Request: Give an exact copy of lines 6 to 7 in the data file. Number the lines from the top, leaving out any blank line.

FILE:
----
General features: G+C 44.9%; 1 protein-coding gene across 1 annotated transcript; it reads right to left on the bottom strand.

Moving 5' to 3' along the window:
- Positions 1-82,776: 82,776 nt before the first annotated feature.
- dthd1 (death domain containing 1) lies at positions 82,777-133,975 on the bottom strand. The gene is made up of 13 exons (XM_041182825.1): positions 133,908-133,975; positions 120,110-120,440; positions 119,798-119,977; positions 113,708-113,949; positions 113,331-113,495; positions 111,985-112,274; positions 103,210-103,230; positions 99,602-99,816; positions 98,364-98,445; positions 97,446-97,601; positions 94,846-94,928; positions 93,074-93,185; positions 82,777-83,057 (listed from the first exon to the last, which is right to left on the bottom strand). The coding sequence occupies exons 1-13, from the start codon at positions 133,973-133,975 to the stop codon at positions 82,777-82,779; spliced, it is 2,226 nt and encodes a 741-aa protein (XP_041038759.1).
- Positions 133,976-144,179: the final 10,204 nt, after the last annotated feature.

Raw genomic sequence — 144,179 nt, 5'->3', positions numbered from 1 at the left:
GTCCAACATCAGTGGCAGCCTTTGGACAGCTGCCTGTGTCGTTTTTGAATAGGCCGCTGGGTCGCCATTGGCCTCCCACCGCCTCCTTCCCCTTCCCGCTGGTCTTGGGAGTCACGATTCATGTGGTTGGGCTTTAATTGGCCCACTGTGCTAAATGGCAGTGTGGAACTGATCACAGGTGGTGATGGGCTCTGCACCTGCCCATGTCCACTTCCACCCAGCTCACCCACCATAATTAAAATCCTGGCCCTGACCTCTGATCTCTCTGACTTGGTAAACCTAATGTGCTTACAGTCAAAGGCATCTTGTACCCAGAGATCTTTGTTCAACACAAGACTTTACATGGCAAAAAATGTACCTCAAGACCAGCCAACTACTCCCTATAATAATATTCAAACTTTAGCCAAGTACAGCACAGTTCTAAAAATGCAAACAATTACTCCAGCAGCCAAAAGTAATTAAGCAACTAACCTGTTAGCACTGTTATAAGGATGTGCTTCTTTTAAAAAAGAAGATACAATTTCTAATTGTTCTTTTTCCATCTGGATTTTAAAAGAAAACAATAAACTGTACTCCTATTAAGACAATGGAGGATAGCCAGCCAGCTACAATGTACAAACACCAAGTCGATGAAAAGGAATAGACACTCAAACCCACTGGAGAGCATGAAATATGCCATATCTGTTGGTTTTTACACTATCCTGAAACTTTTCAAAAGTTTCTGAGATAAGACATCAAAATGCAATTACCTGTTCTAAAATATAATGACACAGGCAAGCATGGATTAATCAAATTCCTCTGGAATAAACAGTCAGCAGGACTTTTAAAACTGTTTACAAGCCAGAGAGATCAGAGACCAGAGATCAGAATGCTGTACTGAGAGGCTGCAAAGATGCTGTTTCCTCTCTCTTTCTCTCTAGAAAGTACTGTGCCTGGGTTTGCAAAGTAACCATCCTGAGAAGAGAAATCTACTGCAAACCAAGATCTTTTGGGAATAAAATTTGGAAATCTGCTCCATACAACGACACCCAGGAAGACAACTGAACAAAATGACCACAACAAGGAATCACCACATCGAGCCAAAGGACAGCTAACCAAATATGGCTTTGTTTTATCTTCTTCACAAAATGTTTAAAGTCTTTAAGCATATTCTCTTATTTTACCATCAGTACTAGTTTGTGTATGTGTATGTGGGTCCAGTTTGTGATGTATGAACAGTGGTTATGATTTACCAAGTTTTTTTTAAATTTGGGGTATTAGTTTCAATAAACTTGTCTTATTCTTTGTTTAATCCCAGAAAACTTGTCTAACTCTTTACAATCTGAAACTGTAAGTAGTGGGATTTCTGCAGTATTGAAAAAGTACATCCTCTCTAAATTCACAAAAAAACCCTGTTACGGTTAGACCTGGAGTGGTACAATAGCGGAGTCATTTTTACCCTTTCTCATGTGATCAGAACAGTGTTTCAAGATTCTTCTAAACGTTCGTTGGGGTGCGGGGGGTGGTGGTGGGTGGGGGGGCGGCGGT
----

Raw genomic sequence — 144,179 nt, 5'->3', positions numbered from 1 at the left:
GTCCAACATCAGTGGCAGCCTTTGGACAGCTGCCTGTGTCGTTTTTGAATAGGCCGCTGGGTCGCCATTGGCCTCCCACCGCCTCCTTCCCCTTCCCGCTGGTCTTGGGAGTCACGATTCATGTGGTTGGGCTTTAATTGGCCCACTGTGCTAAATGGCAGTGTGGAACTGATCACAGGTGGTGATGGGCTCTGCACCTGCCCATGTCCACTTCCACCCAGCTCACCCACCATAATTAAAATCCTGGCCCTGACCTCTGATCTCTCTGACTTGGTAAACCTAATGTGCTTACAGTCAAAGGCATCTTGTACCCAGAGATCTTTGTTCAACACAAGACTTTACATGGCAAAAAATGTACCTCAAGACCAGCCAACTACTCCCTATAATAATATTCAAACTTTAGCCAAGTACAGCACAGTTCTAAAAATGCAAACAATTACTCCAGCAGCCAAAAGTAATTAAGCAACTAACCTGTTAGCACTGTTATAAGGATGTGCTTCTTTTAAAAAAGAAGATACAATTTCTAATTGTTCTTTTTCCATCTGGATTTTAAAAGAAAACAATAAACTGTACTCCTATTAAGACAATGGAGGATAGCCAGCCAGCTACAATGTACAAACACCAAGTCGATGAAAAGGAATAGACACTCAAACCCACTGGAGAGCATGAAATATGCCATATCTGTTGGTTTTTACACTATCCTGAAACTTTTCAAAAGTTTCTGAGATAAGACATCAAAATGCAATTACCTGTTCTAAAATATAATGACACAGGCAAGCATGGATTAATCAAATTCCTCTGGAATAAACAGTCAGCAGGACTTTTAAAACTGTTTACAAGCCAGAGAGATCAGAGACCAGAGATCAGAATGCTGTACTGAGAGGCTGCAAAGATGCTGTTTCCTCTCTCTTTCTCTCTAGAAAGTACTGTGCCTGGGTTTGCAAAGTAACCATCCTGAGAAGAGAAATCTACTGCAAACCAAGATCTTTTGGGAATAAAATTTGGAAATCTGCTCCATACAACGACACCCAGGAAGACAACTGAACAAAATGACCACAACAAGGAATCACCACATCGAGCCAAAGGACAGCTAACCAAATATGGCTTTGTTTTATCTTCTTCACAAAATGTTTAAAGTCTTTAAGCATATTCTCTTATTTTACCATCAGTACTAGTTTGTGTATGTGTATGTGGGTCCAGTTTGTGATGTATGAACAGTGGTTATGATTTACCAAGTTTTTTTTAAATTTGGGGTATTAGTTTCAATAAACTTGTCTTATTCTTTGTTTAATCCCAGAAAACTTGTCTAACTCTTTACAATCTGAAACTGTAAGTAGTGGGATTTCTGCAGTATTGAAAAAGTACATCCTCTCTAAATTCACAAAAAAACCCTGTTACGGTTAGACCTGGAGTGGTACAATAGCGGAGTCATTTTTACCCTTTCTCATGTGATCAGAACAGTGTTTCAAGATTCTTCTAAACGTTCGTTGGGGTGCGGGGGGTGGTGGTGGGTGGGGGGGCGGCGGT